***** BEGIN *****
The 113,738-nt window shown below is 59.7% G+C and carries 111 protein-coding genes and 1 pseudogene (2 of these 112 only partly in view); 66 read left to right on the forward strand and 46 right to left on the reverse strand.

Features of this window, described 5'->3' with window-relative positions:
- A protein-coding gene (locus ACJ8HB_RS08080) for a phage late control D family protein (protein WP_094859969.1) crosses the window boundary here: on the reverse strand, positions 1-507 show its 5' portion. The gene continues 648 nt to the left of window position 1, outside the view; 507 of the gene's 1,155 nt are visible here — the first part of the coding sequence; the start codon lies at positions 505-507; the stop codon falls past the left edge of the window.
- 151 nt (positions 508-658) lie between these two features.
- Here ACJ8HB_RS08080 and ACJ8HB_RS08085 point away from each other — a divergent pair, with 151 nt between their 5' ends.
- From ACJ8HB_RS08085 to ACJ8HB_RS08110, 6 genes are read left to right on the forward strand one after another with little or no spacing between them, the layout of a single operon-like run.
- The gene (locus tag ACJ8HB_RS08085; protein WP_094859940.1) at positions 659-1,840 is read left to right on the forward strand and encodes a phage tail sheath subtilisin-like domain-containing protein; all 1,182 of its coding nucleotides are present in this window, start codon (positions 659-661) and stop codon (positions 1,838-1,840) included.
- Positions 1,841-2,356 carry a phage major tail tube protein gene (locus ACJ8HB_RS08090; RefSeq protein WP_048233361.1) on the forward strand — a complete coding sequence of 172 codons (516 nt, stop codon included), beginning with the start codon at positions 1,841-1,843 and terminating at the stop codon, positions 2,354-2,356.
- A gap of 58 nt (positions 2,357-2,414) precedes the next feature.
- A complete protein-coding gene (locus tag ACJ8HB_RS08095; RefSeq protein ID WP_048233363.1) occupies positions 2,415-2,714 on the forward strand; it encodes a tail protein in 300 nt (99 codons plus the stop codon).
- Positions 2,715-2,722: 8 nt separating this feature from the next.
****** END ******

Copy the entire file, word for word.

The 113,738-nt window shown below is 59.7% G+C and carries 111 protein-coding genes and 1 pseudogene (2 of these 112 only partly in view); 66 read left to right on the forward strand and 46 right to left on the reverse strand.

Features of this window, described 5'->3' with window-relative positions:
- A protein-coding gene (locus ACJ8HB_RS08080) for a phage late control D family protein (protein WP_094859969.1) crosses the window boundary here: on the reverse strand, positions 1-507 show its 5' portion. The gene continues 648 nt to the left of window position 1, outside the view; 507 of the gene's 1,155 nt are visible here — the first part of the coding sequence; the start codon lies at positions 505-507; the stop codon falls past the left edge of the window.
- 151 nt (positions 508-658) lie between these two features.
- Here ACJ8HB_RS08080 and ACJ8HB_RS08085 point away from each other — a divergent pair, with 151 nt between their 5' ends.
- From ACJ8HB_RS08085 to ACJ8HB_RS08110, 6 genes are read left to right on the forward strand one after another with little or no spacing between them, the layout of a single operon-like run.
- The gene (locus tag ACJ8HB_RS08085; protein WP_094859940.1) at positions 659-1,840 is read left to right on the forward strand and encodes a phage tail sheath subtilisin-like domain-containing protein; all 1,182 of its coding nucleotides are present in this window, start codon (positions 659-661) and stop codon (positions 1,838-1,840) included.
- Positions 1,841-2,356 carry a phage major tail tube protein gene (locus ACJ8HB_RS08090; RefSeq protein WP_048233361.1) on the forward strand — a complete coding sequence of 172 codons (516 nt, stop codon included), beginning with the start codon at positions 1,841-1,843 and terminating at the stop codon, positions 2,354-2,356.
- A gap of 58 nt (positions 2,357-2,414) precedes the next feature.
- A complete protein-coding gene (locus tag ACJ8HB_RS08095; RefSeq protein ID WP_048233363.1) occupies positions 2,415-2,714 on the forward strand; it encodes a tail protein in 300 nt (99 codons plus the stop codon).
- Positions 2,715-2,722: 8 nt separating this feature from the next.